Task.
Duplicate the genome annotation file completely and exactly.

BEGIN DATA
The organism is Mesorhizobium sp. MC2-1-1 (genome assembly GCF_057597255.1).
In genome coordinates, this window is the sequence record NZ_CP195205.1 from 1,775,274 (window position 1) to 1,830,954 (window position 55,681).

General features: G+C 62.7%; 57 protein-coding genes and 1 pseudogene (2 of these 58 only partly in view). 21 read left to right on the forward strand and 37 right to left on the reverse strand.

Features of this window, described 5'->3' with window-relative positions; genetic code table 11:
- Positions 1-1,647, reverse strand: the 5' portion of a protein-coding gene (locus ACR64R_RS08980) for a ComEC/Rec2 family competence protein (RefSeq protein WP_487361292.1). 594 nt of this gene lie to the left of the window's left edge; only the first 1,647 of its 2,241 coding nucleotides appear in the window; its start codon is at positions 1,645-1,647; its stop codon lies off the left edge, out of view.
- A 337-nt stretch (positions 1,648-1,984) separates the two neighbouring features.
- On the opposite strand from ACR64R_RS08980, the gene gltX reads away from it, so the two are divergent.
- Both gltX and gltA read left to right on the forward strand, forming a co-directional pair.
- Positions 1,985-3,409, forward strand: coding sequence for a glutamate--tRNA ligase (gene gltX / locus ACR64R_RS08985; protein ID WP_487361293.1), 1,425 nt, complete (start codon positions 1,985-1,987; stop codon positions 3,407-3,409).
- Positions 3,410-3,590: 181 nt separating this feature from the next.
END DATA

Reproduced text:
The organism is Mesorhizobium sp. MC2-1-1 (genome assembly GCF_057597255.1).
In genome coordinates, this window is the sequence record NZ_CP195205.1 from 1,775,274 (window position 1) to 1,830,954 (window position 55,681).

General features: G+C 62.7%; 57 protein-coding genes and 1 pseudogene (2 of these 58 only partly in view). 21 read left to right on the forward strand and 37 right to left on the reverse strand.

Features of this window, described 5'->3' with window-relative positions; genetic code table 11:
- Positions 1-1,647, reverse strand: the 5' portion of a protein-coding gene (locus ACR64R_RS08980) for a ComEC/Rec2 family competence protein (RefSeq protein WP_487361292.1). 594 nt of this gene lie to the left of the window's left edge; only the first 1,647 of its 2,241 coding nucleotides appear in the window; its start codon is at positions 1,645-1,647; its stop codon lies off the left edge, out of view.
- A 337-nt stretch (positions 1,648-1,984) separates the two neighbouring features.
- On the opposite strand from ACR64R_RS08980, the gene gltX reads away from it, so the two are divergent.
- Both gltX and gltA read left to right on the forward strand, forming a co-directional pair.
- Positions 1,985-3,409, forward strand: coding sequence for a glutamate--tRNA ligase (gene gltX / locus ACR64R_RS08985; protein ID WP_487361293.1), 1,425 nt, complete (start codon positions 1,985-1,987; stop codon positions 3,407-3,409).
- Positions 3,410-3,590: 181 nt separating this feature from the next.